Brigham Young: Loving Father


Bring up your children in the love and fear of the Lord; study their dispositions and their temperaments, and deal with them accordingly, never allowing yourself to correct them in the heat of passion; teach them to love you rather than to fear you, and let it be your constant care that the children that God has so kindly given you are taught in their early youth the importance of the oracles of God, and the beauty of the principles of our holy religion, that when they grow to the years of man and womanhood they may always cherish a tender regard for them and never forsake the truth (DBY, 207).

We live in an age where, unfortunately, many public heroes that accomplished a lot of good have been revealed to have immoral private lives. This includes US presidents, civil rights leaders, and religious ministers. In stark contrast to these hypocritical figures is the Prophet Brigham Young. Not only was he a great man to the people and nation, he was equally if not more so a great father to his children.

Brigham Young had a famously large family with 46 children. Given the average American family has three children or less now, this type of lifestyle is probably utterly alien to us. Most imagine it would be impossible to properly see after each of your 46 children’s needs or even to have enough fatherly love to spread around, but Brigham Young was not a typical man of the world but a man among men. His daughter Clarissa fondly remembered her childhood as a time of happiness and that her father was incredibly tender to his family, while another daughter said that he “was an ideal father, kind to a fault, tender, thoughtful, just and firm. … None of us feared him.” This is not at all like the austere, cold authority figure many people make him out to be.

In fact, Brigham Young felt his family was so important that if he failed being a good husband and father then he would “[wake] up in the morning of the First Resurrection to find that he had failed in everything.” He never let his many responsibilities get in the way of his most important responsibility: his family. We would do well to take his principles of child rearing to heart. He said, “It is not by the whip or the rod that we can make obedient children, but it is by faith and by prayer, and by setting a good example before them.” The most important thing we can do for our children is set a good example, and President Young is an excellent example to emulate.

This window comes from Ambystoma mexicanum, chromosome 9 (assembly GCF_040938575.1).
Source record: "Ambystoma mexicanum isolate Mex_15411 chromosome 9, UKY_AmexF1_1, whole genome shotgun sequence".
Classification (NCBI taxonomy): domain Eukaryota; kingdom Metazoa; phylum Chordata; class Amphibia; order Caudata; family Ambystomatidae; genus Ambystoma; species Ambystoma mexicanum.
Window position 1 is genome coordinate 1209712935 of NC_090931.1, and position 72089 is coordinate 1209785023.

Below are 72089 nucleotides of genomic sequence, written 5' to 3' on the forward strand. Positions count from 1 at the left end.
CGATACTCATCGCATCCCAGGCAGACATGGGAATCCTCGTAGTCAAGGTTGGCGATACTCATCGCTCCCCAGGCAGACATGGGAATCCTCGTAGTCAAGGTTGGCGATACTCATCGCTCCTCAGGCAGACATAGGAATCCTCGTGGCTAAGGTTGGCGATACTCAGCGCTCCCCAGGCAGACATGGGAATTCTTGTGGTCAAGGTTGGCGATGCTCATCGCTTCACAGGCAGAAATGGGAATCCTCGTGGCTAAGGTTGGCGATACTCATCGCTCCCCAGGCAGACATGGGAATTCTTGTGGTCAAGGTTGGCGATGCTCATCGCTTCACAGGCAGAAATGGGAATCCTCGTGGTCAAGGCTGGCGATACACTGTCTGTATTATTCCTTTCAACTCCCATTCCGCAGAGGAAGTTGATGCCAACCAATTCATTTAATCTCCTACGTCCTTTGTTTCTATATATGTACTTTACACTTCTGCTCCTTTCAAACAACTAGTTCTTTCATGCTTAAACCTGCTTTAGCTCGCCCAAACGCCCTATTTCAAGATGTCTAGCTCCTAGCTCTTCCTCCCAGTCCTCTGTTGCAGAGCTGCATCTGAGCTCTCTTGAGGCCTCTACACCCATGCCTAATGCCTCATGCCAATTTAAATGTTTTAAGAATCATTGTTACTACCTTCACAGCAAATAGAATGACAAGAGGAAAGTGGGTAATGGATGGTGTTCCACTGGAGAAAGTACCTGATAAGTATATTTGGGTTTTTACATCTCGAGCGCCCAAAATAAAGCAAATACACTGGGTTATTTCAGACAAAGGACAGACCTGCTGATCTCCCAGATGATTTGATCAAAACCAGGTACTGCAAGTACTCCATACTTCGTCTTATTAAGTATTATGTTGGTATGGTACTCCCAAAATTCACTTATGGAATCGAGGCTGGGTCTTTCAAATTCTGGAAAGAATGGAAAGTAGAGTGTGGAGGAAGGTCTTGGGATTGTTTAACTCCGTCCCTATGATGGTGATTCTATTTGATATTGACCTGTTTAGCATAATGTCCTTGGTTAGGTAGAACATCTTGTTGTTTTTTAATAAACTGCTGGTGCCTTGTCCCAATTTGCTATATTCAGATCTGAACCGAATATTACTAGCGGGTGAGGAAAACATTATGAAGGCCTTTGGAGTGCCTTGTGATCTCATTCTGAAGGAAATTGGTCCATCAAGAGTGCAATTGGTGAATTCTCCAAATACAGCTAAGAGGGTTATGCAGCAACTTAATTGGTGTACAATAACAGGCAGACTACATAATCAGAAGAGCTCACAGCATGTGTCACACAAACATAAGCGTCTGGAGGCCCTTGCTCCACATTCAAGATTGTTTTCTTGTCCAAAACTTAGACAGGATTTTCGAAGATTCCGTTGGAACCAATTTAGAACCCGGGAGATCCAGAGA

An important aspect of being a good example is spending time with children. Brigham Young would spend every evening he was at home having a devotional with his children where he would instruct them and plan the coming days with them. He also involved them in some of his errands and tasks and made sure to be honest and just to all he encountered. His children later attested to the towering man of integrity he was in their lives.

And what was the effect of all this? His oldest son, Joseph, served in the Utah Territorial Legislature. Brigham Jr. was a mission president, apostle, and First Presidency Counselor. His son John was a counselor with his father. Willard had a prestigious military career. Susa Young Gates, a noted author and editor, was a leader in state and national women’s organizations in addition to raising a large family. We can see that Brigham Young had a great effect on his children and helped them to become upstanding, virtuous men and women.

Few people in history have been the subject of as much slander as Brigham Young. Even today, many biographies and accounts of his life rely on hearsay and fabrications, not the least of which are about his personal and family life; however, we can rely on primary sources concerning his family and relationship with them, chiefly his letters of correspondence with his children. They paint a picture of a man deeply concerned for the well-being of his family and always doing what he can to help them temporally and spiritually. We would all do well to study his methods and example in order to better help our children, too.

For more information:

Brigham Young’s Family

Brigham Young’s Letters

Brigham Young Family Quotes

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